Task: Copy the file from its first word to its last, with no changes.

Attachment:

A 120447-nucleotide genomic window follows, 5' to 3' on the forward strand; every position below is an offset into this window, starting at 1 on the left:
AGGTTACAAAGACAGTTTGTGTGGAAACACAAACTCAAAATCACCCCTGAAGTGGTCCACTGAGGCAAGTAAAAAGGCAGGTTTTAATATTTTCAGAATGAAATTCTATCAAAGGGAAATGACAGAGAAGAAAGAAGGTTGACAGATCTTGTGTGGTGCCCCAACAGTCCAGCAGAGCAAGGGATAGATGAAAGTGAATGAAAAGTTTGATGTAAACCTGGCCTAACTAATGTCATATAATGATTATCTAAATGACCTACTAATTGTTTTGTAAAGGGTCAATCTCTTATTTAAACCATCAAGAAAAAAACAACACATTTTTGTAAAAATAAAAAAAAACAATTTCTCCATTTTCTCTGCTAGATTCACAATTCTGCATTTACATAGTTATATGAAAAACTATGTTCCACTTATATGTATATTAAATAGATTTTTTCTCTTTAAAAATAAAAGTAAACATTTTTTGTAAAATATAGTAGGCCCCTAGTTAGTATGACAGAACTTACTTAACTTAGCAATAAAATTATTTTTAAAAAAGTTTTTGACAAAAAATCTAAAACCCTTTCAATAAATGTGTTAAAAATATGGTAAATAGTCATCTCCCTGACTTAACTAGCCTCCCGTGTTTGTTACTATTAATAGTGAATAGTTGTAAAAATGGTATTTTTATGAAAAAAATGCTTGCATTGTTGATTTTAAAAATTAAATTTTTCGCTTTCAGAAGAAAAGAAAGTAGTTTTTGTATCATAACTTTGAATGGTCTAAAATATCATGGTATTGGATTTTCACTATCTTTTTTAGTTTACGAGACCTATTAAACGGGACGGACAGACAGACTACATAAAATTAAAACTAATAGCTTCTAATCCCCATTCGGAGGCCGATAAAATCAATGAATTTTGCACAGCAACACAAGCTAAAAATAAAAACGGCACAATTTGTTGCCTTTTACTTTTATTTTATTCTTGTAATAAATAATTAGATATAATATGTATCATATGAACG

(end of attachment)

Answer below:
A 120447-nucleotide genomic window follows, 5' to 3' on the forward strand; every position below is an offset into this window, starting at 1 on the left:
AGGTTACAAAGACAGTTTGTGTGGAAACACAAACTCAAAATCACCCCTGAAGTGGTCCACTGAGGCAAGTAAAAAGGCAGGTTTTAATATTTTCAGAATGAAATTCTATCAAAGGGAAATGACAGAGAAGAAAGAAGGTTGACAGATCTTGTGTGGTGCCCCAACAGTCCAGCAGAGCAAGGGATAGATGAAAGTGAATGAAAAGTTTGATGTAAACCTGGCCTAACTAATGTCATATAATGATTATCTAAATGACCTACTAATTGTTTTGTAAAGGGTCAATCTCTTATTTAAACCATCAAGAAAAAAACAACACATTTTTGTAAAAATAAAAAAAAACAATTTCTCCATTTTCTCTGCTAGATTCACAATTCTGCATTTACATAGTTATATGAAAAACTATGTTCCACTTATATGTATATTAAATAGATTTTTTCTCTTTAAAAATAAAAGTAAACATTTTTTGTAAAATATAGTAGGCCCCTAGTTAGTATGACAGAACTTACTTAACTTAGCAATAAAATTATTTTTAAAAAAGTTTTTGACAAAAAATCTAAAACCCTTTCAATAAATGTGTTAAAAATATGGTAAATAGTCATCTCCCTGACTTAACTAGCCTCCCGTGTTTGTTACTATTAATAGTGAATAGTTGTAAAAATGGTATTTTTATGAAAAAAATGCTTGCATTGTTGATTTTAAAAATTAAATTTTTCGCTTTCAGAAGAAAAGAAAGTAGTTTTTGTATCATAACTTTGAATGGTCTAAAATATCATGGTATTGGATTTTCACTATCTTTTTTAGTTTACGAGACCTATTAAACGGGACGGACAGACAGACTACATAAAATTAAAACTAATAGCTTCTAATCCCCATTCGGAGGCCGATAAAATCAATGAATTTTGCACAGCAACACAAGCTAAAAATAAAAACGGCACAATTTGTTGCCTTTTACTTTTATTTTATTCTTGTAATAAATAATTAGATATAATATGTATCATATGAACG